Jump to ContentJump to Main Navigation
Losing the CenterThe Decline of American Liberalism, 1968–1992$
Users without a subscription are not able to see the full content.

Jeffrey Bloodworth

Print publication date: 2013

Print ISBN-13: 9780813142296

Published to Kentucky Scholarship Online: January 2014

DOI: 10.5810/kentucky/9780813142296.001.0001

Show Summary Details
Page of

PRINTED FROM KENTUCKY SCHOLARSHIP ONLINE (www.kentucky.universitypressscholarship.com). (c) Copyright The University Press of Kentucky, 2022. All Rights Reserved. An individual user may print out a PDF of a single chapter of a monograph in KSO for personal use.date: 23 May 2022

“Zero, None, Zip, Nada”

“Zero, None, Zip, Nada”

Lindy Boggs and Gender Gap Politics

Chapter:
(p.195) 10 “Zero, None, Zip, Nada”
Source:
Losing the Center
Author(s):

Jeffrey Bloodworth

Publisher:
University Press of Kentucky
DOI:10.5810/kentucky/9780813142296.003.0011

Reagan's 1980 landslide came with one silver lining for Democrats: the gender gap. As the first presidential election where men and women significantly diverged, Democrats believed women offered them a route back to the majority. Nominating Geraldine Ferraro to serve as Walter Mondale's running mate was the culmination of the “gender gap” strategy. Unfortunately for Mondale, Democrats misunderstood gender gap politics. Tapping a pro-Equal Rights Amendment prochoice Catholic backfired. Igniting a firestorm of protest, Ferraro's stance on the ERA and abortion further antagonized the Democrats’ issues with women and white ethnics. Lindy Boggs, however, understood the gender gap. The widow of House Majority Leader, Hale Boggs, by the late 1970s Lindy Boggs emerged as the most powerful female member of Congress. Emphasizing bread-and-butter economic issues, such as Title IX, Boggs showed Democrats the way to effectively exploit their nascent advantage with women.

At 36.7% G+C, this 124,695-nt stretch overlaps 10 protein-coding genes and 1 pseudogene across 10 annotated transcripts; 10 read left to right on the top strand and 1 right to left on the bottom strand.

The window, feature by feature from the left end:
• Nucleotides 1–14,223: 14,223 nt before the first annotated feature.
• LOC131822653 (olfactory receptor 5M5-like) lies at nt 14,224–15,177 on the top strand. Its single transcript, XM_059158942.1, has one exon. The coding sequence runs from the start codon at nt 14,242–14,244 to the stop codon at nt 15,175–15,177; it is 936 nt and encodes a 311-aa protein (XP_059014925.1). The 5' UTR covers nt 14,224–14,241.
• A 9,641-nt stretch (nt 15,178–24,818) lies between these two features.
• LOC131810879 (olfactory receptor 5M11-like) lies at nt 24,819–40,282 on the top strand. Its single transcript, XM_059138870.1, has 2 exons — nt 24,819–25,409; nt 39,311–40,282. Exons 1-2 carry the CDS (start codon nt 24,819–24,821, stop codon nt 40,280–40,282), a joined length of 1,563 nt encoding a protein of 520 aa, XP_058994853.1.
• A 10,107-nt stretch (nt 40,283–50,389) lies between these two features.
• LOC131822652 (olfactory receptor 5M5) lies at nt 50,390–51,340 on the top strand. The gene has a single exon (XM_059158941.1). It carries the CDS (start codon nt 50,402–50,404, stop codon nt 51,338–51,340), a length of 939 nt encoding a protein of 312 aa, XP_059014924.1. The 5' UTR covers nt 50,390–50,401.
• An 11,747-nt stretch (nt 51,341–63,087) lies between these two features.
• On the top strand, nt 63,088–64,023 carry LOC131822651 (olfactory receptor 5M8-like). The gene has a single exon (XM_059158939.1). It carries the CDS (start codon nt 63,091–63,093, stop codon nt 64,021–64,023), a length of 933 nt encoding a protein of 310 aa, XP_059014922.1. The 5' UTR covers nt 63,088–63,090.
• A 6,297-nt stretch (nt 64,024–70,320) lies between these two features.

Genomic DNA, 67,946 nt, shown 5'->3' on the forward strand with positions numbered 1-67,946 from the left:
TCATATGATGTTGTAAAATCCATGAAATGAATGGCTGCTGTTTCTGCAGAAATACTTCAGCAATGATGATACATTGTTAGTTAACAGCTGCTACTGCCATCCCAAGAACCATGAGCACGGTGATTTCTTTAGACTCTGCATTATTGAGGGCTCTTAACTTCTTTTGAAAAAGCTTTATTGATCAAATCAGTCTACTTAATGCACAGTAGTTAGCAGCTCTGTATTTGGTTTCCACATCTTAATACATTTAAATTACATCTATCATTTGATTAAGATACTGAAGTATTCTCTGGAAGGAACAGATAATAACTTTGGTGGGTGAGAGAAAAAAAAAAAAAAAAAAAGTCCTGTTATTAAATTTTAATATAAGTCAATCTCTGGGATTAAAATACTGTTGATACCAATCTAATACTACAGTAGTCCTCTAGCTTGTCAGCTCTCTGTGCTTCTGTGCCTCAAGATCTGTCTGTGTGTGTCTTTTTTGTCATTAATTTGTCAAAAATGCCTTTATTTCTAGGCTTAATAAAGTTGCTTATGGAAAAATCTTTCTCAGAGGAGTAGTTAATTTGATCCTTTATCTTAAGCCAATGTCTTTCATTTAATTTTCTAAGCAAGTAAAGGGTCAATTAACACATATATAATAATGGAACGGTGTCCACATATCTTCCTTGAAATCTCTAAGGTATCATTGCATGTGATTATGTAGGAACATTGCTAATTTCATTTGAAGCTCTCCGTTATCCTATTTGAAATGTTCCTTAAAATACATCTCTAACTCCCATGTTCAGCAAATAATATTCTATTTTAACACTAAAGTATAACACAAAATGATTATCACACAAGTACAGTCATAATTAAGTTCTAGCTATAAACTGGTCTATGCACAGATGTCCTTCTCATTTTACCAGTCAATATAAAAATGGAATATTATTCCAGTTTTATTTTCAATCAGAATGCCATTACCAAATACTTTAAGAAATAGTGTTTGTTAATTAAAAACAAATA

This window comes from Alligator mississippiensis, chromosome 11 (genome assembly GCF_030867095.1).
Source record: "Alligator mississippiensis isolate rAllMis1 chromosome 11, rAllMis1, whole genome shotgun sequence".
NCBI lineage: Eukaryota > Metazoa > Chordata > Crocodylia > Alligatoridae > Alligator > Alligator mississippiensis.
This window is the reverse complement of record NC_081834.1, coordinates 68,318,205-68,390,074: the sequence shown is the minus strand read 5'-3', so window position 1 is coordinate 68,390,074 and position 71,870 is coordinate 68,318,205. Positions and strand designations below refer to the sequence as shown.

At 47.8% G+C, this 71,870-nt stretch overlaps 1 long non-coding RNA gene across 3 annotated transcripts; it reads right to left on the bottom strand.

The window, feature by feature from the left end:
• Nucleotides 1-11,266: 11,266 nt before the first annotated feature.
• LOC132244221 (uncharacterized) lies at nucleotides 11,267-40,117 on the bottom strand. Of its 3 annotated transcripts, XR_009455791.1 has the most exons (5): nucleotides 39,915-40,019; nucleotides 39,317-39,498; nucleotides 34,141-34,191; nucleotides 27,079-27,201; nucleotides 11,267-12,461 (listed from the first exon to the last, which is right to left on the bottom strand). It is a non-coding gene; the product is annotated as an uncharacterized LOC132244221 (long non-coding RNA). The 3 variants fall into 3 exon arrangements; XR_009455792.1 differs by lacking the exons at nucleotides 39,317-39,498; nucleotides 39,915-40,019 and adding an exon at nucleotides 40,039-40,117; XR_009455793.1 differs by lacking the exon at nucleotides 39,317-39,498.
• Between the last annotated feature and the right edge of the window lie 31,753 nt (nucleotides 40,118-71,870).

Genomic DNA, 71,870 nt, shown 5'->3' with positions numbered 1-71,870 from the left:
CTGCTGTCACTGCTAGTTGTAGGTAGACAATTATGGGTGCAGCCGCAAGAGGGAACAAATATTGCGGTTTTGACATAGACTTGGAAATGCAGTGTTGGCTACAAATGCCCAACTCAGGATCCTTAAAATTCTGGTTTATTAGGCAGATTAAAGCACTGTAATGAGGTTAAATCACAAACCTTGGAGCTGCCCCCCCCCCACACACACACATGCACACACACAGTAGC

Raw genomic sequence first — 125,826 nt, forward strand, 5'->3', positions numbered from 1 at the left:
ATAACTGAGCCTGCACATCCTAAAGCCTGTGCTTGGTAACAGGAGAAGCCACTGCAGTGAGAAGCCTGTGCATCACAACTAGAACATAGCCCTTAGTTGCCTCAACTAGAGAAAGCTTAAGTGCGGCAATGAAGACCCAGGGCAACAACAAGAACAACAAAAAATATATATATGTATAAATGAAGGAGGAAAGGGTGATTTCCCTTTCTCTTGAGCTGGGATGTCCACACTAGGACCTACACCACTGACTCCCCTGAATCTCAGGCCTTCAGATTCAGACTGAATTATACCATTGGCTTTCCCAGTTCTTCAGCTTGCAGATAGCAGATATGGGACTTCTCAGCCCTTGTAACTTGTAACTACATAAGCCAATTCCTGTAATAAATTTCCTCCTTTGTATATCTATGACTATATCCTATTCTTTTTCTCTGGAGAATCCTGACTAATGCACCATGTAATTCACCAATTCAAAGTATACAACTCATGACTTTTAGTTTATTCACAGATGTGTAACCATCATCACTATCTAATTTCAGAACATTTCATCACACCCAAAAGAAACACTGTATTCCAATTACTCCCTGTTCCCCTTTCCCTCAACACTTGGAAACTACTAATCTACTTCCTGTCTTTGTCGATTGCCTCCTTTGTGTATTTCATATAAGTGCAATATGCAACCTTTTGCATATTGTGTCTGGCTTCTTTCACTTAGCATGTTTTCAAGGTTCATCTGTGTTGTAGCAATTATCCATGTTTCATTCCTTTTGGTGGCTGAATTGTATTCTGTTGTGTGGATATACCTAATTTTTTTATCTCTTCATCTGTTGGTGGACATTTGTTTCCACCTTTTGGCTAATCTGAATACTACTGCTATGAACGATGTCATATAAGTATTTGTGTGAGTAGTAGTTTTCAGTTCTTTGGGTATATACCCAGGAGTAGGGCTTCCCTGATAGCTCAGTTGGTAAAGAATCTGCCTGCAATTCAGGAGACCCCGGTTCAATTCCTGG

Keywords:   Geraldine Ferraro, the Gender Gap, Equal Rights Amendment, Lindy Boggs, Title IX, abortion, Walter Mondale

Kentucky Scholarship Online requires a subscription or purchase to access the full text of books within the service. Public users can however freely search the site and view the abstracts and keywords for each book and chapter.

Please, subscribe or login to access full text content.

If you think you should have access to this title, please contact your librarian.

To troubleshoot, please check our FAQs , and if you can't find the answer there, please contact us .